In medicine, an incidentaloma is a tumor (-oma) found by coincidence (incidental) without clinical symptoms and suspicion. It is a common problem: up to 7% of all patients over 60 may harbor a benign growth, often of the adrenal gland, which is detected when diagnostic imaging is used for the analysis of unrelated symptoms. With the increase of "whole-body CT scanning" as part of health screening programs, the chance of finding incidentalomas is expected to increase. more...
When faced with an unexpected finding on diagnostic imaging, the clinician faces the challenge to prove that the lesion is indeed harmless. Often, some other tests are required to determine the exact nature of an incidentaloma.
In adrenal gland tumors, a dexamethasone suppression test is often used to detect cortisol excess, and metanephrines or catecholamines for excess of these hormones. Tumors under 3 cm are generally considered benign and are only treated if there are grounds for a diagnosis of Cushing's syndrome or pheochromocytoma (Grumbach et al 2003).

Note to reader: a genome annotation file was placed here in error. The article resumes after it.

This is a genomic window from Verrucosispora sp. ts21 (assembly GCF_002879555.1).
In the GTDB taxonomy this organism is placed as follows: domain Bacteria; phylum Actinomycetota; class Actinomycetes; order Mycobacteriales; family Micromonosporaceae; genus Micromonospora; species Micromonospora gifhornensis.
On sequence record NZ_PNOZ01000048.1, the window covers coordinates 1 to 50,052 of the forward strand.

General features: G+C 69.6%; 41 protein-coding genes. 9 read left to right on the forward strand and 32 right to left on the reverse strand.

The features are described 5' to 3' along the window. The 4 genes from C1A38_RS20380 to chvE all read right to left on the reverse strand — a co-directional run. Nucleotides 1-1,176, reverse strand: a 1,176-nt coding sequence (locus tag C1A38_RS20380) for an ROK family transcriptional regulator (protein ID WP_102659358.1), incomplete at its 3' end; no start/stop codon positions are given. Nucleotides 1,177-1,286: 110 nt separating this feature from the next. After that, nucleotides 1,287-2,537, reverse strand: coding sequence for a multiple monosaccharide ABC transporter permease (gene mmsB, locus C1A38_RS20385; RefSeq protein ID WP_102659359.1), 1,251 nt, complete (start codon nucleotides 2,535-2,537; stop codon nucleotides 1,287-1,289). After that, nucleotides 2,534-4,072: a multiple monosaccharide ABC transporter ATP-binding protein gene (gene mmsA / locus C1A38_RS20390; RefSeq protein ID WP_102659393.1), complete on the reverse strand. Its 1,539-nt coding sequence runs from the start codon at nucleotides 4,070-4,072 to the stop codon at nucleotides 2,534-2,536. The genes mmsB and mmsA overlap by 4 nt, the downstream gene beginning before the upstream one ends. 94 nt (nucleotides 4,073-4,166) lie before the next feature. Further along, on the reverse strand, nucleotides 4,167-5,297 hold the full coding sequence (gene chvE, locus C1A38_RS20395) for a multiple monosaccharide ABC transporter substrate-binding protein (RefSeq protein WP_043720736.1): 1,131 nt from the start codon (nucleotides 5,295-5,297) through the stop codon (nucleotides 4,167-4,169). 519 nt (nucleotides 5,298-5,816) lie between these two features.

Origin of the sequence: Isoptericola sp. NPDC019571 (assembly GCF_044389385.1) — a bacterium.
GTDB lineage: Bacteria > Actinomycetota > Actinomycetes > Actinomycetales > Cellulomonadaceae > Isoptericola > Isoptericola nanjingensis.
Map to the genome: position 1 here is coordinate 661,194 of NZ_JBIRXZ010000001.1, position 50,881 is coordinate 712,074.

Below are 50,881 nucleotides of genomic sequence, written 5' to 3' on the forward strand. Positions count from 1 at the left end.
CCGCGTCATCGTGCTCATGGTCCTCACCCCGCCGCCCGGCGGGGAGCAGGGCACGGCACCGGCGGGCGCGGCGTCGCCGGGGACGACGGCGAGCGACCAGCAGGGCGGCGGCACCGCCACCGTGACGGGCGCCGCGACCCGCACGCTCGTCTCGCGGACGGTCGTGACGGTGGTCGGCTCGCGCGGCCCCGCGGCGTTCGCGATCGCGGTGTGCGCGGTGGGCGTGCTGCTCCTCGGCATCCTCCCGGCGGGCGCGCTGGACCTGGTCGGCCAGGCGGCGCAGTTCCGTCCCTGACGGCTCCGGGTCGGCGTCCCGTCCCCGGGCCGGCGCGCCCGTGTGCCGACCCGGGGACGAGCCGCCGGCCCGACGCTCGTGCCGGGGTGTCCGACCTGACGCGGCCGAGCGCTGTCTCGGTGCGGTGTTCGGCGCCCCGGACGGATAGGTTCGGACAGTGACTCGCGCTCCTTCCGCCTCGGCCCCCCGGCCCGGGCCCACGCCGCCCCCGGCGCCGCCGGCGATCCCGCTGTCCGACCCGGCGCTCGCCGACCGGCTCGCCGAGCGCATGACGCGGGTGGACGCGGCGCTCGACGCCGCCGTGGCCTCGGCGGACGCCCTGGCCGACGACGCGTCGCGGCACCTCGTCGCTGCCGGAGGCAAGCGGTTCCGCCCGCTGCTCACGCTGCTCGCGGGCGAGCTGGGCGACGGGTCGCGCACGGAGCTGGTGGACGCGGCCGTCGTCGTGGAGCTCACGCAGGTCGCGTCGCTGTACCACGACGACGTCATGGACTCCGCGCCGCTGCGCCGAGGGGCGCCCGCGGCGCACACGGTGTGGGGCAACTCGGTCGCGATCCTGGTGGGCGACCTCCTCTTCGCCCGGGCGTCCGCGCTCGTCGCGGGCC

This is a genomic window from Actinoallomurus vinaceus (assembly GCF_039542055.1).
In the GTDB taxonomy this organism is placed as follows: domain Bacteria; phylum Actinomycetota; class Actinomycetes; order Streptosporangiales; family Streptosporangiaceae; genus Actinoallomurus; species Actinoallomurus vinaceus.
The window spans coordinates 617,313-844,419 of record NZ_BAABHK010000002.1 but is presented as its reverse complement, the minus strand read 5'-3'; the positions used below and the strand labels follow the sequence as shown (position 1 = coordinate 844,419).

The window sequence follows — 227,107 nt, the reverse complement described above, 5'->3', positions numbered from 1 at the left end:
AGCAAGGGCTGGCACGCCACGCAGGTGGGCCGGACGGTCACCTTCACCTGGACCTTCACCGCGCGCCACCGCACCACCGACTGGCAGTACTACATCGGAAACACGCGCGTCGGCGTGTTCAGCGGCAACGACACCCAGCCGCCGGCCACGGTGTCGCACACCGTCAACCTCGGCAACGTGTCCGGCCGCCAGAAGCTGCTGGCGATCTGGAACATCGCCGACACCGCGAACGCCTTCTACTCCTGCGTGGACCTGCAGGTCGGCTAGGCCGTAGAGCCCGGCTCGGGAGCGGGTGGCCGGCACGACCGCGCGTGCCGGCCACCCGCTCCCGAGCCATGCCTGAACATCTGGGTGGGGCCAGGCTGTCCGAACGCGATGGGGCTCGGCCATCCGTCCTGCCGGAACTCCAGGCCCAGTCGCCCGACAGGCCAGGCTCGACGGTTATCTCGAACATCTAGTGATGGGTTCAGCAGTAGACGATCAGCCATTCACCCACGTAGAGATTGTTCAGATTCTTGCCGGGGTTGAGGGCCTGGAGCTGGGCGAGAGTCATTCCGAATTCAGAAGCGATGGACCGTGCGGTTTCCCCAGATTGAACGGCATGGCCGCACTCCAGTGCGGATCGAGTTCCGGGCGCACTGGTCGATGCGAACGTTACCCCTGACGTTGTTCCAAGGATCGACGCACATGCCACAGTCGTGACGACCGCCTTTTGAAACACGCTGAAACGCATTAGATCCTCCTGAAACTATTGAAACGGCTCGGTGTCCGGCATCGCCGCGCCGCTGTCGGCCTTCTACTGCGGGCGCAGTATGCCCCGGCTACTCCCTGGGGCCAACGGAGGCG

Autospy series have suggested that pituitary incidentalomas may be quite common. It has been estimated that perhaps 10% of the adult population may harbor such endocrinologically inert lesions (Hall et al). When encountering such a lesion, long term surveillance has been recommended (Molitch). Also baseline pituitary hormonal function needs to be checked, inculding measurements of serum levels of TSH, prolactin, IGF-I (as a test of growth hormone activity), and adrenal function (i.e. dexamethasone suppression test).
Other organs that can harbor incidentalomas are the liver (often a hemangioma), thyroid, parathyroid, and the kidneys.
The concept of the incidentaloma has been criticized, as such lesions do not have much in common other than the history of an incidental identification and the assumption that they are clinically inert. It has been proposed just to say that such lesions have been "incidentally found." (Miralas et al) The underlying pathology shows no unifying histological concept.
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